Convening the LIASE Community

The fall gathering in St. Paul, MN (organized with conference co-host Associated Colleges of the Midwest) coincided with the conclusion of the first round of implementation grants and the start of the fifth round, allowing participants from all stages of grantmaking to benefit from one another’s discoveries. The conference was structured as a series of working sessions that provided opportunities for networking around common themes or the geographic focus of projects as well as in-depth conversations on specific issues and challenges. Plenary panels also showcased the diversity of roles and perspectives involved in the design and implementation of LIASE-sponsored programs.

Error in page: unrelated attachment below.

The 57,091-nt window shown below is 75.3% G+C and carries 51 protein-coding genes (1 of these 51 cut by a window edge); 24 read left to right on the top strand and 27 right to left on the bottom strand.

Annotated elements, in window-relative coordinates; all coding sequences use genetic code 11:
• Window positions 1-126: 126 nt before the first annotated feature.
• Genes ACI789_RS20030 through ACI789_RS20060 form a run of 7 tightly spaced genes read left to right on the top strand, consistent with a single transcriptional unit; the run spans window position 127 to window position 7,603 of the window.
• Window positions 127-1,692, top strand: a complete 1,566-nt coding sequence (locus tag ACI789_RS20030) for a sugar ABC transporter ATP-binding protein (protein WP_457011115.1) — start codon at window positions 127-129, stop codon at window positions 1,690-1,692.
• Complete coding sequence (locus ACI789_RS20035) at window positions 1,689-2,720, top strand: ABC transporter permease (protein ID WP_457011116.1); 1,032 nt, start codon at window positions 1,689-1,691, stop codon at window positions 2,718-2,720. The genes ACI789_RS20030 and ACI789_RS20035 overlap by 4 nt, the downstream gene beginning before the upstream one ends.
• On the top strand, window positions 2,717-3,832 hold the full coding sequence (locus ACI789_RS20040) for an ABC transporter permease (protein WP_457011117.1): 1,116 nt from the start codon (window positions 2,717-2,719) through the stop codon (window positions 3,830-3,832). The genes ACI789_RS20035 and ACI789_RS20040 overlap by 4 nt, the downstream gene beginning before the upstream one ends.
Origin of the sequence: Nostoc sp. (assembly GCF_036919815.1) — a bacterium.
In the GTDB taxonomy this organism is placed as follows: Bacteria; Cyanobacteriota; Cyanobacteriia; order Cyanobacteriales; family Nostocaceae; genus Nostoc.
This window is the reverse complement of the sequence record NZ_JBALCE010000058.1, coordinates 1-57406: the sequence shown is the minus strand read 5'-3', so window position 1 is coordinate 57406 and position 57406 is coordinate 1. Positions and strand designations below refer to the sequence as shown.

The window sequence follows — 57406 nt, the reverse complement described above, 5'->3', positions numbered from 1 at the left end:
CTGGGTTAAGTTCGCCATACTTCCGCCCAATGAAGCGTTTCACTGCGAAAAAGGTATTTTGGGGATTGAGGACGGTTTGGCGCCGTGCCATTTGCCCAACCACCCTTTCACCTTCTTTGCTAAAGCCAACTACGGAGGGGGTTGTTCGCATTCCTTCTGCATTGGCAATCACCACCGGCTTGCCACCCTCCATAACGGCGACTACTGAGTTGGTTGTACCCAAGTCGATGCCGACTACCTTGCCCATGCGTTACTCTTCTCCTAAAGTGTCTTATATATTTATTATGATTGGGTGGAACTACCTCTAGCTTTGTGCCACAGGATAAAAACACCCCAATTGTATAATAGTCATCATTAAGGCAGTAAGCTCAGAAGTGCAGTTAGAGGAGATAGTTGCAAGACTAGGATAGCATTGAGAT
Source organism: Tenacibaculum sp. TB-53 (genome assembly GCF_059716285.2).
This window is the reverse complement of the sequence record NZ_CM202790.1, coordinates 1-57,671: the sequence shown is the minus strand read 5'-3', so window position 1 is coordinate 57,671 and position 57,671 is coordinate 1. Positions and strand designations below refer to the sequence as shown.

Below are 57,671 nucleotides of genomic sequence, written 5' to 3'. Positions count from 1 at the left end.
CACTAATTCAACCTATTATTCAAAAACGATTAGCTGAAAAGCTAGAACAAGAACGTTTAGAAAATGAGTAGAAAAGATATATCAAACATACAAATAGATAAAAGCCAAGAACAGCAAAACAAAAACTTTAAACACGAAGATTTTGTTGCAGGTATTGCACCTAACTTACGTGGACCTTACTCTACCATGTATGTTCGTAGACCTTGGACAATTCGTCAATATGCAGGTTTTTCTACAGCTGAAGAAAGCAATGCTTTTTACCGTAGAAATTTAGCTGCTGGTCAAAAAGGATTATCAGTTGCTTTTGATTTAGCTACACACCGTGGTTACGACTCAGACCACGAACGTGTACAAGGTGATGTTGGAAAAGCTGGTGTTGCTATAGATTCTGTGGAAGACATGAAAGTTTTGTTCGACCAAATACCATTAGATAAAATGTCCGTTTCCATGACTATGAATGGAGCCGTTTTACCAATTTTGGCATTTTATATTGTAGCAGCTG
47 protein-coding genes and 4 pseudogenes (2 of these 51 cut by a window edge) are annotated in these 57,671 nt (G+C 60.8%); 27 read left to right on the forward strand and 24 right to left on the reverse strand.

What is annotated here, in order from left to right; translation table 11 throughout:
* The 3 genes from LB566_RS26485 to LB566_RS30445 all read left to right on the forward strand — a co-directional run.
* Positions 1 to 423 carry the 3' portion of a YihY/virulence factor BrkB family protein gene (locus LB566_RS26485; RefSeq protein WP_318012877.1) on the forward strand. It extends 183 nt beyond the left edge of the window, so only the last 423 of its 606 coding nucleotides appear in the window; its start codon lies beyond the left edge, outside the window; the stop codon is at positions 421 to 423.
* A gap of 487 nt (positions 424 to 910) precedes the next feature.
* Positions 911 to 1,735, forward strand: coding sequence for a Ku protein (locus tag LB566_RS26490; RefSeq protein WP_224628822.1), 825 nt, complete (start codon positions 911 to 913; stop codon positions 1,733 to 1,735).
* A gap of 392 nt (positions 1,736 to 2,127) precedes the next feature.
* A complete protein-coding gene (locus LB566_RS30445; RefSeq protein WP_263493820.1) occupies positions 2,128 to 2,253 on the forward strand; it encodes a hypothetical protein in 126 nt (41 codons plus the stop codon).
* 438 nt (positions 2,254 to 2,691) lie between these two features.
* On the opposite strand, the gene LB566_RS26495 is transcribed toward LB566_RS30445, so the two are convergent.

While there was some discussion of specific research projects, faculty were most excited to learn about and exchange different approaches to program structure, student engagement, and curriculum development. Participants left the conference with a framework for doing interdisciplinary work with a focus on Asia, but one that could also be applied to other regions.